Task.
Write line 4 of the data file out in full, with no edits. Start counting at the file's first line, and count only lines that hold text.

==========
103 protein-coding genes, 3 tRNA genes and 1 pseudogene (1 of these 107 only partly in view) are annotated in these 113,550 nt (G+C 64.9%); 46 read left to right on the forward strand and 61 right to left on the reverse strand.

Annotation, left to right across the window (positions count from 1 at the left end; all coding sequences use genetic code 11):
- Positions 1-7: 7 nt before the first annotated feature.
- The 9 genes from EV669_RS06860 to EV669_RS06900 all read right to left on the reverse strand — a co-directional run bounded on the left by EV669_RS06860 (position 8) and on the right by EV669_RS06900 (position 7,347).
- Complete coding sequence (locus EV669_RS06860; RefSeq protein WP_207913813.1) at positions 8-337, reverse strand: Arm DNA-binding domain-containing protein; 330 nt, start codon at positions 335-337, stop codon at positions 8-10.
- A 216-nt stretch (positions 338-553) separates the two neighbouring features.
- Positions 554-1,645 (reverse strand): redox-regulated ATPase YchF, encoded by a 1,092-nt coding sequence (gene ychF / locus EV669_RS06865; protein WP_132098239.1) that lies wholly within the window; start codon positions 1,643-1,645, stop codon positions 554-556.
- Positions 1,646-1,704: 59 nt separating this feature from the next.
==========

- The 9 genes from EV669_RS06860 to EV669_RS06900 all read right to left on the reverse strand — a co-directional run bounded on the left by EV669_RS06860 (position 8) and on the right by EV669_RS06900 (position 7,347).